Next, because voltage and current waveforms were measured, the real-time power in Watts can be easily calculated using a well-established method that appears in all commercial wattmeters, along with average RMS LL Volts and phase current. Graphing these results vs speed, as shown in Fig 4a-c, and locating the 0-speed intercepts (circles in Figs 4a-c), yields locked-rotor values for voltage, current, and input power. We can also easily extract the no-load voltage, current, input watts and speed from the measurements, from the period of operation between reaching full speed, and power off. From the speed-vs-time curves, we can also easily calculate the average acceleration, simply by dividing full speed by the start time, which varies with line voltage. We note also that differentiation of the speed-vs-time data, provides an acceleration-vs-time result that can be analyzed for locked-rotor acceleration in a manner similar to Fig 4. Finally, real-time air gap torque can also be calculated and analyzed similarly as Fig 4, to obtain locked rotor and no-load torques.












Fig 4a – Avg LL Volts RMS vs speed during start         Fig 4b – Avg Amps RMS vs speed during start          Fig 4c – Avg input Watts RMS vs speed during start

Graphing the locked rotor current, input power, torque, and acceleration vs locked rotor voltage in log-log as in Fig 5, yields an interesting result from which we can extract a correlating non-linear characteristic of motor behavior, as well as another indicator of consistency of both the measured results and motor behavior: the slope of these lines, which in a healthy motor are all equal (except for line current, which is ½ of the slope of the other results), is a characteristic parameter of the motor that correlates with a parameter used in the transform that caused all the start curves to overlap as in Fig 3.





Fig 5 – Acceleration, power torque and input watts vs locked rotor (dashed lines are linear curve fits)

We have measured speed, so we obtain acceleration vs time by a simple differentiation, as mentioned earlier. Now if we know the inertia, we can get the mechanical output torque, by a simple multiplication. Fortunately, there is a way to obtain the inertia from the data we have collected. IEEE-112 describes the method for enumerating losses (i2R, friction & windage, & core loss) based on no-load input watts. We follow this procedure, and then integrate (input Watts – losses) vs time, to obtain energy. After the losses have been removed, the energy that is left, is simply rotor kinetic energy. Since we know the speed, a simple calculation yields an inertia-vs-time result as in Fig 6. Again, the fact that all these results, from motor starts at different voltages, yield the same result, validate our estimate of inertia, which is of course invariant. In this case, the inertia for our 250HP motor is seen to be equal to 1.2 Kg-m2.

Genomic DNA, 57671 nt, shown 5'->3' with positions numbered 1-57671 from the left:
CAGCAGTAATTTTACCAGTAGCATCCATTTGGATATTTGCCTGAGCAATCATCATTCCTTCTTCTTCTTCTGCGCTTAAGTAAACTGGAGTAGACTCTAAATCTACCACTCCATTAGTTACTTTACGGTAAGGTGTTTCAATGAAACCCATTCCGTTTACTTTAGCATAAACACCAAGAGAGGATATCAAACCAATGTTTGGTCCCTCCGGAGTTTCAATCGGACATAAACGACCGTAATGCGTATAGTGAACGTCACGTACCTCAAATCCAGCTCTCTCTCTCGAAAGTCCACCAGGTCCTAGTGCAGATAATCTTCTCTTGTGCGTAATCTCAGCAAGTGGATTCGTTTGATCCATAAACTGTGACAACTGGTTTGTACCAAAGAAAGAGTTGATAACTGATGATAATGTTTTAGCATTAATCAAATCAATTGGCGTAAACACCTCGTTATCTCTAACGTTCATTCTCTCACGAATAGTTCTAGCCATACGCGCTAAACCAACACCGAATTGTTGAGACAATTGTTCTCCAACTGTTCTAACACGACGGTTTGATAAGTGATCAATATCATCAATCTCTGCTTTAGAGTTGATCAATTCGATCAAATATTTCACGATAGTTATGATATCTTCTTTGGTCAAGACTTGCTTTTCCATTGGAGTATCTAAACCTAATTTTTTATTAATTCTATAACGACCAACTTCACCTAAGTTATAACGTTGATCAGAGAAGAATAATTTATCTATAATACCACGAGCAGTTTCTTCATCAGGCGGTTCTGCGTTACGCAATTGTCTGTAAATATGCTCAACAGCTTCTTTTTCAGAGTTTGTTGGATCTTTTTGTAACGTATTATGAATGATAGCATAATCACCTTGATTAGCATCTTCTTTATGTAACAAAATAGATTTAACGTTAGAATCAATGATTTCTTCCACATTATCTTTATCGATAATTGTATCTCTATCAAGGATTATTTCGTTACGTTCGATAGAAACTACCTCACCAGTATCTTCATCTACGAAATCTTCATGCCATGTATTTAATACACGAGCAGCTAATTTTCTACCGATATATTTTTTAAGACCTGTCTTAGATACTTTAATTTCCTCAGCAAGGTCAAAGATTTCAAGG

Fig 6 – Inertia vs time, calculated for each motor start

With the foregoing results, we are now ready to produce the final, originally-sought result: torque-vs-speed plots. Correcting the results from each run to rated voltage, and superimposing the results, gives the result shown in Fig 7. Again, the consistent overlay of the results from multiple tests, reinforces the validity of the results, and ensures that the motor is operating as expected.






Fig 7 – Torque-vs-speed results from motor starts at multiple line voltages,

corrected to rated voltage and divided by rated torque.



A method has been demonstrated for obtaining motor performance curves using uncoupled motor starts. In addition to providing the required numerical performance values, the technique is new in that it provides consistency metrics ensuring data validity, verification that the motor is operating as expected and according to laws of physics.


Future Work

The methods described herein are covered under US patent. It forms the basis of a commercial tool that is presently undergoing certification trials under NRC regulations for use in the US nuclear power generation industry. Recent satisfactory results in trials on PMAC motors more familiar to the vehicle industry, are expected to result in additional publications in the very near future.




  1. IEEE 112-2017, IEEE Standard Test Procedure for Polyphase Induction Motors and Generators, Pub 2018-02-14
  2. IEEE 114-2010 IEEE Standard Test Procedure for Single Phase induction Motors, Pub 2010-12-23
  3. Paul Krause, Oleg Wasynczuk, Scott D. Sudhoff – Analysis of Electric Machinery and Drive Systems, 2nd Edition, Wiley/IEEE Press 2002, ISBN-13: 978-0471143260, ISBN-10: 047114326X
  4. US Patent Smiley, R.G, 62/625,642; 02/02/2018,